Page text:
I have problem at hand for which I'm confused about what is the best practice for going after it.

I have thought to intercept item creation process in Sitecore and read the site node properties. This idea is similar to what I have read regarding Site specific RTE HTML profiles.

Also solution should be extensible later to have per site/per language/per template wise workflows.

But is there any OOTB functionality for this?

If not what should be best approach to manage workflow with such cases?

P.S.: I have seen some projects to follow sprint-wise content workflows but that is not required by us.

Update

We have three types of user roles -

  • Global team users
  • Site specific admin users
  • Site specific-language authors

Problem is for global users and users who are admin for multiple sites. When these users want to approve particular content from workbox and it is difficult for them to find in 1000+ content items in that workflow from all sites and language versions of the sites in workbox.

up vote 12 down vote accepted

If the workflows are not drastically different, you can achieve 'site-specific' workflow via content security.

Step 1: Workflow security

Create a single workflow definition with some generic access roles for each state. Use these only to grant access to the workflow states.

Step 2: Content security

Create a security role for each site and assign it to where the content lives (e.g. sitecore\content\site1, sitecore\content\site2).

Step 3: Winning!

The Workbox and workflow in general take both workflow state access and content security into account. Users will only see items in the workbox that they have access to for both workflow and content, so users in the same workflow from Site 2 won't see items from Site 1 because they don't have permission to the content in Site 1.

Step 4: Advanced Ninja

You might want to do alternate steps for some sites. Maybe a 'approve with business' state that only Site 1 uses. In this case, using actions and state security that require a specific role will allow you to create users for one site that have access to this action while other sites use a different approve action. This allows you to simulate multiple flows within a single workflow state definition.

Alternate flow

You can also have completely separate workflow definitions and create site-specific templates which use different workflows. Suppose you have a 'content page' that is the same in every way between Site 1 and Site 2, but you want different workflows. You create a Site 1 content page template and a Site 2 content page template which inherit all the common presentation details and fields, however you change the default workflow on the site-specific template.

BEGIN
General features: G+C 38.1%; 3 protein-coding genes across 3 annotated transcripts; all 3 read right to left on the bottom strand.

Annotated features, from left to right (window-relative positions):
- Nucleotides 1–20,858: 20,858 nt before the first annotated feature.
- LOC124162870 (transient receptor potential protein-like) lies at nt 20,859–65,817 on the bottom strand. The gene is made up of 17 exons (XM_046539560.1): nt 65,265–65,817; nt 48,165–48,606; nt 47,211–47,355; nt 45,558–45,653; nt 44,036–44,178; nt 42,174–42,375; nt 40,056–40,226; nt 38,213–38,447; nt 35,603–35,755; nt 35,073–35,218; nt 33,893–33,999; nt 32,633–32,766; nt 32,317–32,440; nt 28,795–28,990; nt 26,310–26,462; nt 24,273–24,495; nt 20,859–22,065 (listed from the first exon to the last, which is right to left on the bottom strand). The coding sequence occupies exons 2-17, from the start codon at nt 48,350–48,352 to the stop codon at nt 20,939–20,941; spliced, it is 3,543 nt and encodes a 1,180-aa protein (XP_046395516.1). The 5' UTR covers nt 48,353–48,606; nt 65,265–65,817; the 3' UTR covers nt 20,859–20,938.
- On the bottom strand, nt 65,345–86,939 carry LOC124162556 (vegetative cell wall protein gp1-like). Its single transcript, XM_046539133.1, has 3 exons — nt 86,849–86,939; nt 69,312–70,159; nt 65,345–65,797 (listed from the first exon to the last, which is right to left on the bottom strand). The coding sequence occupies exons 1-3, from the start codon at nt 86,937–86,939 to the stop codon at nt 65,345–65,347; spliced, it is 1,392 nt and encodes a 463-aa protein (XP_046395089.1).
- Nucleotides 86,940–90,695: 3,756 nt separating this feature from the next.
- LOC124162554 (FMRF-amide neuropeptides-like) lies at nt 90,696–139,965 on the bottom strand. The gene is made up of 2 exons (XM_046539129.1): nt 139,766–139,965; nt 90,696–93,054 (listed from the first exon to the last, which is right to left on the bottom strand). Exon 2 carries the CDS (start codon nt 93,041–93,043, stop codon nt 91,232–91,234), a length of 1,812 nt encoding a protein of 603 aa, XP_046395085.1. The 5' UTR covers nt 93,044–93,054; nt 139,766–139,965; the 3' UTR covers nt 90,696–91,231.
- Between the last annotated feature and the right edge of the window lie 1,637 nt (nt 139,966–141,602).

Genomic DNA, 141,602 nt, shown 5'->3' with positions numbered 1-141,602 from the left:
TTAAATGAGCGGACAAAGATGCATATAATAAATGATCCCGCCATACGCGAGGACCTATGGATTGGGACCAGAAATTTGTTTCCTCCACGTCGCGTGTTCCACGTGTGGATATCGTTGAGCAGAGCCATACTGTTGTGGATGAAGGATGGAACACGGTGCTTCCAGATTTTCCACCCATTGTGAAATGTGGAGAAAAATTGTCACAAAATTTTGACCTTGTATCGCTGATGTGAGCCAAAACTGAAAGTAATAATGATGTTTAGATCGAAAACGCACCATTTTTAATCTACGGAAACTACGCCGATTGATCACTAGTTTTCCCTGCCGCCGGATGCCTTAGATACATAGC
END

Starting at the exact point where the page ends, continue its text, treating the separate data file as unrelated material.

You'll have to play with insert options in this case to restrict which templates are used for which sites. Insert Option rules in the rules engine will help you with this.

Update based on edited question

Handling scenarios when the workbox is too full

If a user is looking for specific content, the workbox is not the place to do it. The workbox works well for teams who are keeping on top of their content. If you have 1000 items that need to be reviewed, then the Workbox just won't work for you. What if those 1000 items are in the site and language that the user needs to find their particular page? No amount of security or configuration will help that.

Instead, I usually suggest using the Gutters in the Content Editor. That way, you can just expand areas of the site and look for the correct icon. I have a quick 25 second video for turning on gutter icons available: https://www.youtube.com/watch?v=IkqG3OnTSvA

In this way, a user can make a more granular search for what they want and take action on the item.

  • 1
    The ability to edit an item is rooted in 3 things: write access to the item, workflow write access to the current workflow state, and language write access to the current language. If you are missing any of these permissions, you cannot edit an item nor will you see the item in your workbox. So in addition to Jay's steps above, I would also note: Step 2.5: Language Security: Create a security role for each of your languages to allow you to control a content author's language access. – Grant B. Oct 14 '16 at 16:35
  • @jays thanks for the answering. I have added more info in my question based on the answer. – Harsh Baid Oct 14 '16 at 20:59
  • Hi @HarshBaid, I have added an update for scenarios where your workboxes are tool full. The 'Alternate flow' described above will allow you to have separate workboxes for each site, but that doesn't help you if your actual site has too many items in the workbox. – Jay S Oct 14 '16 at 21:42

We ended up using Dynamic Workflow module from Sitecore marketplace.

Which gave us all of these features Site-specific workflows + Email notifications based on Sitecore Rules-engine + Content validations.

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